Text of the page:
A paperback manuscript formatting guide
Top tips for formatting images in your paperbackVideo: How to create high-resolution images
- Insert images at their original size. Insert images into your file; don't cut and paste. After you insert your images, don't enlarge them because this will decrease the resolution. To insert an image:
- Go to the Insert tab.
- In the Illustrations section, click Pictures.
- Select the file from your computer and click Insert.
- Check your device settings. Most cameras and scanners offer high-resolution settings. Make sure they're set to high resolution before using them.
- Turn off image compression. To reduce file size, Word is set to compress images. To change the setting:
- Go to the File tab and click Options.
- Under "Advanced," find the "Image Size and Quality" section.
- Check the Do not compress images in file box.
- Check the image resolution. If you don't know if your images are high resolution, check the image details and calculate the DPI:
- Right-click on the image file and select Properties.
- In the window that opens, click the Details tab.
- Look for the number of pixels under the "Image" header.
- Divide the number of pixels by the image size. For example, the pixel count of your image is 1200 x 1800, and the image is 4" x 6". That means your image has 300 DPI.
What is DPI (dots per inch)?Video: Why high-resolution images?
Images are made up of dots (pixels). The amount of dots per inch measures the quality or resolution of an image. Images that contain 300 DPI produce the best print quality. As the DPI increases, so does the resolution and print quality, showing more detail in the image.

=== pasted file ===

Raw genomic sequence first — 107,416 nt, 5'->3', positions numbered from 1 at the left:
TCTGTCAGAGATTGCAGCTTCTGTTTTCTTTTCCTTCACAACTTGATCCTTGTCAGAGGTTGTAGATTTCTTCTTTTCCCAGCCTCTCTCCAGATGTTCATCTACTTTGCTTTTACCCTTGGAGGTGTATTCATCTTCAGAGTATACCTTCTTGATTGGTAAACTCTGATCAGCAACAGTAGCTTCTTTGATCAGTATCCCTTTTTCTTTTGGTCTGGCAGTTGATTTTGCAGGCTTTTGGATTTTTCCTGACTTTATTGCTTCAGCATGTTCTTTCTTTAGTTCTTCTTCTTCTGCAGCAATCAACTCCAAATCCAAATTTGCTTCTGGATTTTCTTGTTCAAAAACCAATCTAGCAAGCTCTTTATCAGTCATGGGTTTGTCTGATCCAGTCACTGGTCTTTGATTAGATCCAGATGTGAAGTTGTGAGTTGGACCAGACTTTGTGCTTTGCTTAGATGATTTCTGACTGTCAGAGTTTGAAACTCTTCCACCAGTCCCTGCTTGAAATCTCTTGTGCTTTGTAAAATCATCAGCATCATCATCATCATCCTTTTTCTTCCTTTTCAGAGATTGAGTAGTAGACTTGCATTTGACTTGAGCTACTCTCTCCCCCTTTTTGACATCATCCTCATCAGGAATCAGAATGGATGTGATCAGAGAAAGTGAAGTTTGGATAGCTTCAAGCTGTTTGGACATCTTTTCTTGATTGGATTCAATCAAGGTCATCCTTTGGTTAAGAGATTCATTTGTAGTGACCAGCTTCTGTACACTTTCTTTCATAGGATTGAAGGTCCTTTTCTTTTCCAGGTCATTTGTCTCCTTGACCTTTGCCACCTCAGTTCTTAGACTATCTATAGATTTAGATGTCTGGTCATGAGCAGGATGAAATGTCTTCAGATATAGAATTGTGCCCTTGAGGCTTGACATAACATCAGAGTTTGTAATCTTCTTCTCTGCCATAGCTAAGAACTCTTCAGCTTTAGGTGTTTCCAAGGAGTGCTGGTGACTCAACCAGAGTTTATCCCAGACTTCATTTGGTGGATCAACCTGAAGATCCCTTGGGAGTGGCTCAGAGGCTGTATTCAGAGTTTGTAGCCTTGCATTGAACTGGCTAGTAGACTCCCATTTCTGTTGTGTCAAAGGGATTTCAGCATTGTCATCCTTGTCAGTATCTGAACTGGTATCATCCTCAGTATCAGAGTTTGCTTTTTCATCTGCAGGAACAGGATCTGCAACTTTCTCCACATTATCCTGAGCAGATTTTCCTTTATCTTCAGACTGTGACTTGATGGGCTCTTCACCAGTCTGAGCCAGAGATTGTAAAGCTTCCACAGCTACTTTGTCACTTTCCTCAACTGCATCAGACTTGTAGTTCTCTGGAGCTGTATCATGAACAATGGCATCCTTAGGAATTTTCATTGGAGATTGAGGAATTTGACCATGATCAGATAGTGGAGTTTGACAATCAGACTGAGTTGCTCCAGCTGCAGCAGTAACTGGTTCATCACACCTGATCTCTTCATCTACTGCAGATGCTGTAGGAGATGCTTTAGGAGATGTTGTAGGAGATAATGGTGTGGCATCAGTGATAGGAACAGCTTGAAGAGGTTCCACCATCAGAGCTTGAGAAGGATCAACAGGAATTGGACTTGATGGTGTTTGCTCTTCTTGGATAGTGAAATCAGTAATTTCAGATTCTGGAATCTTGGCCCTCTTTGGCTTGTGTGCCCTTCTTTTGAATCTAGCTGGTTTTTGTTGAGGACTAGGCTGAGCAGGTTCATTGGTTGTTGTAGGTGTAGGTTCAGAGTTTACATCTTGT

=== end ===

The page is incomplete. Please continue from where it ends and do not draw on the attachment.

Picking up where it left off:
What is pixelation?Pixelation occurs when the dots that make up an image are visible to the naked eye. Pixelation can also refer to blurry, grainy, fuzzy, or out-of-focus images.
What is low resolution?Any image containing less than 200 DPI.
How can I increase image resolution or DPI?To increase the quality of an image, set your camera at a high resolution and retake the photograph. To increase the quality of stock photography, purchase a "print quality" or "commercial quality" image. Manually altering the DPI of an image on your computer may display a higher DPI reading but will not actually increase the quality of the image. Reducing the size at which we print your image can also increase the DPI for printing.
What if the image says 300 DPI, but it looks blurry or pixelated?Either the DPI was manually altered, or the image is out of focus. If the image's DPI was altered, it will not accurately reflect the resolution because it is not possible to add dots or pixels to an image.
What are transparencies and how do I remove them from my file?When printed, images with transparencies can look different than they do on-screen. It's common that the transparent areas of the image print with a slightly different color than the surrounding area.
For cover art, we recommend flattening all layers into a single, high-resolution (300 DPI) image.
To flatten an image with Adobe Photoshop:
- Save a copy of your original editable file. You won’t be able to edit the flattened image.
- Make sure all layers you want to keep are visible. Photoshop CS6 and higher will discard all hidden transparencies.
- Choose Layer → Flatten Image or Flatten Image from the Layers panel.